- Safety: The condition of being protected against physical, social, spiritual, financial, political, emotional, occupational, psychological, educational or other types or consequences of failure, damage, error, accidents, harm or any other event which could be considered non-desirable. [Wikipedia_2008a]
- Scalability: A desirable property of a system, a network, or a process, which indicates its ability to either handle growing amounts of work in a graceful manner, or to be readily enlarged
- Scale Out: The ability of a distributed system to increase its computing capacity (i.e., increase its throughput) by adding more nodes.
- Scale Up: The ability of single node system to increase its computing capacity (i.e., increase its throughput) adding more resources, such as CPUs, memory, disks etc.
- Security: Covers aspects of authentication, authorisation, confidentiality, integrity, non-repudation, and protection from denial-of-service attacts.
- Security Model: A schematic description of a set of entities and relationships by which a specified set of security services are provided by or within a system. [EBXML_2001a]
- Self-* Properties: Properties of an autonomic system including: self-configuration, self-healing, self-management, self-optimization, self-protection, self-provisioning, self-repairing, self-tuning.
- Self-configuration: A system able to configure itself without human assistance.
- Self-healing: A system able to repair itself in the advent of failures.
- Self-management: The ability of a system to manage itself without human assistance except for providing high level goals.
- Self-optimization: A system able to chose a quasi-optimal configuration to maximize some utility function.
- Self-protection: A system able to protect itself from internal and external threats.
- Self-provisioning: A clustered system able to grow and shrink as needed in the face of changing loads and workloads minimizing the utilized resources whilst satisfying the required performance metrics.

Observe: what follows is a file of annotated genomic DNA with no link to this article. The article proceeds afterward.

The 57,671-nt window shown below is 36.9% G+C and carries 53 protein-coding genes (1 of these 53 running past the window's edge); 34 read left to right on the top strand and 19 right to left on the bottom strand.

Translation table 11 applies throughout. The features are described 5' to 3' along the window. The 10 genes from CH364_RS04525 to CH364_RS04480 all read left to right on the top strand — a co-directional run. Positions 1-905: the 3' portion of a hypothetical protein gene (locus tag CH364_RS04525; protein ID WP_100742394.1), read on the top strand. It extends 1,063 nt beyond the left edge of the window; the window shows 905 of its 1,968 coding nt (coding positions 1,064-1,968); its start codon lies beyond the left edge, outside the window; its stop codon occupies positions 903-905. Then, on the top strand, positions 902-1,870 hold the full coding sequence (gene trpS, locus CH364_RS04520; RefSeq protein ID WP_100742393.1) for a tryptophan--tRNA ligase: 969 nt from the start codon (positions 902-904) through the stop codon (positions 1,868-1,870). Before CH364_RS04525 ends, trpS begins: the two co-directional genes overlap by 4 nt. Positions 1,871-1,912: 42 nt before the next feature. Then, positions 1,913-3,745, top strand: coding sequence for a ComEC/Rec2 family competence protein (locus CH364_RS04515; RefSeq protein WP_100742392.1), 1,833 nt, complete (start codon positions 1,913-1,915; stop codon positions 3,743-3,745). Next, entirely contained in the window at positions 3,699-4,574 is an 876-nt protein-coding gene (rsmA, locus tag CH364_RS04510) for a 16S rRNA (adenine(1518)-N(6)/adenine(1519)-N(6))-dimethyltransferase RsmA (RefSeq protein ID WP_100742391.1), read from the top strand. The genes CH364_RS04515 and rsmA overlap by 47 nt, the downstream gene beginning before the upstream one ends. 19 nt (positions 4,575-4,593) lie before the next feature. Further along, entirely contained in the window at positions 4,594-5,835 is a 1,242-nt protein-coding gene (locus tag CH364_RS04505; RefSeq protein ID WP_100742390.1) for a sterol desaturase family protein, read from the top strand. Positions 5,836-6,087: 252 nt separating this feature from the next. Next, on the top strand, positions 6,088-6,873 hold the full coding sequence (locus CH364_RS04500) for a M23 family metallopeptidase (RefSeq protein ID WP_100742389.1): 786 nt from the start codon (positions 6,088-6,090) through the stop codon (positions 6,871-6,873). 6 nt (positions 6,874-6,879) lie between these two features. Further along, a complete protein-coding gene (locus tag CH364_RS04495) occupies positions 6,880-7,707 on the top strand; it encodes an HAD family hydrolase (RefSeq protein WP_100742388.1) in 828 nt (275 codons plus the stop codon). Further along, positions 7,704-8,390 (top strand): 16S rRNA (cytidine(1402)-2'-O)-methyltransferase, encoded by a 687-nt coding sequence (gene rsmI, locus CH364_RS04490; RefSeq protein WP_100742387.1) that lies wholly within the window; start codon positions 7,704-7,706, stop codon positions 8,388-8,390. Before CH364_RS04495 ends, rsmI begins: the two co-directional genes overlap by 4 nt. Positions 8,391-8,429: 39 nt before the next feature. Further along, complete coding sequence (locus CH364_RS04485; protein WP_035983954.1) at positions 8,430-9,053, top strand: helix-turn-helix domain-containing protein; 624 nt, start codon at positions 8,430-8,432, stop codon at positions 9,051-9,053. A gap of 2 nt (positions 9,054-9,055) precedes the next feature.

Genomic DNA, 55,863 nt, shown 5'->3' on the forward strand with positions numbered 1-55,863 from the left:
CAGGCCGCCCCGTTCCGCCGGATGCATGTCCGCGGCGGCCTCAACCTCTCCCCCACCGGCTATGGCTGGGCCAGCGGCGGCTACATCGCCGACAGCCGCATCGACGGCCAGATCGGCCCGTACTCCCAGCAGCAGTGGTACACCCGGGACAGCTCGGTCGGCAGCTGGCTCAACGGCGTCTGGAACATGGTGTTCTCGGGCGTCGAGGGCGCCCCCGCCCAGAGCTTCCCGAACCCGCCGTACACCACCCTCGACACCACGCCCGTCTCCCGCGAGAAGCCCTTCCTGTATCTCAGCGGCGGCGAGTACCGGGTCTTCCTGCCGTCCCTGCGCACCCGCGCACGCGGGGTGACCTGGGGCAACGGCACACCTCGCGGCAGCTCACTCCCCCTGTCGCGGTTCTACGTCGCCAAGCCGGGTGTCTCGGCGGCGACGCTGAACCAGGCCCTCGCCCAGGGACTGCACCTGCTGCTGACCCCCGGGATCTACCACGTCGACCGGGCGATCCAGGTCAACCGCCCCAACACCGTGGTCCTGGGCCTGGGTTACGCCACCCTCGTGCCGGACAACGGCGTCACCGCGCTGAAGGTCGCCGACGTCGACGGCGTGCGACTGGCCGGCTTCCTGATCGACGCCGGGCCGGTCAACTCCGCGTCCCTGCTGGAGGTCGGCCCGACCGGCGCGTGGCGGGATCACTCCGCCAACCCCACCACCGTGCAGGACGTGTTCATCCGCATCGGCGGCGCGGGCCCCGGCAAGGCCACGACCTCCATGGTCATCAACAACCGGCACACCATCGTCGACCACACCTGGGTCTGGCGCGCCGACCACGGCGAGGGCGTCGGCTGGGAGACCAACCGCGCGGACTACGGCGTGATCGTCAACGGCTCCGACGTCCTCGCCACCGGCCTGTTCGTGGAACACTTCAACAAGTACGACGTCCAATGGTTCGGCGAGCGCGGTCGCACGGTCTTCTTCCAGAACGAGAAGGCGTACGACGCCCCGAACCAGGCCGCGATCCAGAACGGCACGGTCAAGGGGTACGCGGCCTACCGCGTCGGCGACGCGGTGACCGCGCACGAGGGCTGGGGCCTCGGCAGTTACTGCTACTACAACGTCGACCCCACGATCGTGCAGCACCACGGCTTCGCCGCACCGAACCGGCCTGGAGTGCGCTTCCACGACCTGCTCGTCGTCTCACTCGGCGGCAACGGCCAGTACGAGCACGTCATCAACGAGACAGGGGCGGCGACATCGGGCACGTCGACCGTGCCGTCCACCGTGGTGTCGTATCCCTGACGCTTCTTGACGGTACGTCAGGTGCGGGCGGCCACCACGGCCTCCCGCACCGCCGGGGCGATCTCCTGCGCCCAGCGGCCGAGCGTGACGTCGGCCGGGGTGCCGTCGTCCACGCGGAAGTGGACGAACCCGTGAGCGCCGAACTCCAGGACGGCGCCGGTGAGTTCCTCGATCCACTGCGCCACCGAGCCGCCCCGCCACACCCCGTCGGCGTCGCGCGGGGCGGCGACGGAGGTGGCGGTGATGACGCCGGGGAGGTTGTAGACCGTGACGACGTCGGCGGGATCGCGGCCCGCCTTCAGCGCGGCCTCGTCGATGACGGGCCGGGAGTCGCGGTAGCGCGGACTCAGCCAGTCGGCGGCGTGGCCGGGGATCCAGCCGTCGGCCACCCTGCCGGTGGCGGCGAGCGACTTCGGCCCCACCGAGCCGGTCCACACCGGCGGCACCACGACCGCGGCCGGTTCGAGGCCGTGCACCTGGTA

- Semantic Annotation: A semantic annotation in a document is additional information that identifies or defines a concept in a semantic model in order to describe part of that document. In SAWSDL, semantic annotations are XML attributes added to a WSDL or associated XML Schema document, at the XML element they describe. Semantic annotations are of two kinds: explicit identifiers of concepts, or identifiers of mappings from WSDL to concepts or vice versa. [W3C_2007a]
- Semantic Model: A semantic model is a set of machine-interpretable representations used to model an area of knowledge or some part of the world, including software. Examples of such models are ontologies that embody some community agreement, logic-based representations, etc. Depending upon the framework or language used for modelling, different terminologies exist for denoting the building blocks of semantic models. [W3C_2007a]
- Semantics: Semantics in the scope of this specification refers to sets of concepts identified by annotations. [W3C_2007a]
- Service: A service is an abstract entity consisting of a set of capabilities offered by one or more providers to consumers. The service is provided by means of consumer service requests. The capabilities of the service and information how to use these capabilities are described in a service description. It can be realized by living beings, information systems, machines, etc.
- Service Aggregator: A client application that automatically pipelines the services needed to retrieve a requested result.
- Service Behaviour: The observable effects of an operation or event, including its results. [EBXML_2001a]
- Service Capability: A Service Capability is the functionality offered by a service, including quality of the service.
- Service Choreography: A Service Choreography is the specification of interactions among a set of services, described from a global perspective.
- Service Composition: Service Composition is the act of executing a service coordination.
- Service Contract: The service contract is a formal, agreed, binding contract between a service consumer and a service provider.
- Service Coordination: Service Coordination is the interaction among services. Coordination can be described in one of two forms: orchestration or choreography.
- Service Deployment: All of the activities that make a service available for use.
- Service Description: A service description is a set of documents that describe the interface, the accessibility and the capability of a service.
- Service Discovery: An activity of finding and identifying a service that might fulfil user requirements.
- Service Execution: The process for delivering operational services to the service consumer.
- Service Implementation: The core business logic written in a specific language. [Margolis_2007a]
- Service Interaction: A situation where a combination of these services behaves differently than expected from the single service behaviours.
- Service Interface: The service interface is the specification of how to perform service requests.
- Service Intermediary: A service intermediary is a Web service whose main role is to transform messages in a value-added way. (From a messaging point of view, an intermediary processes messages en route from one agent to another.) Specifically, we say that a service intermediary is a service whose outgoing messages are equivalent to its incoming messages in some application-defined sense. [W3C_2004a]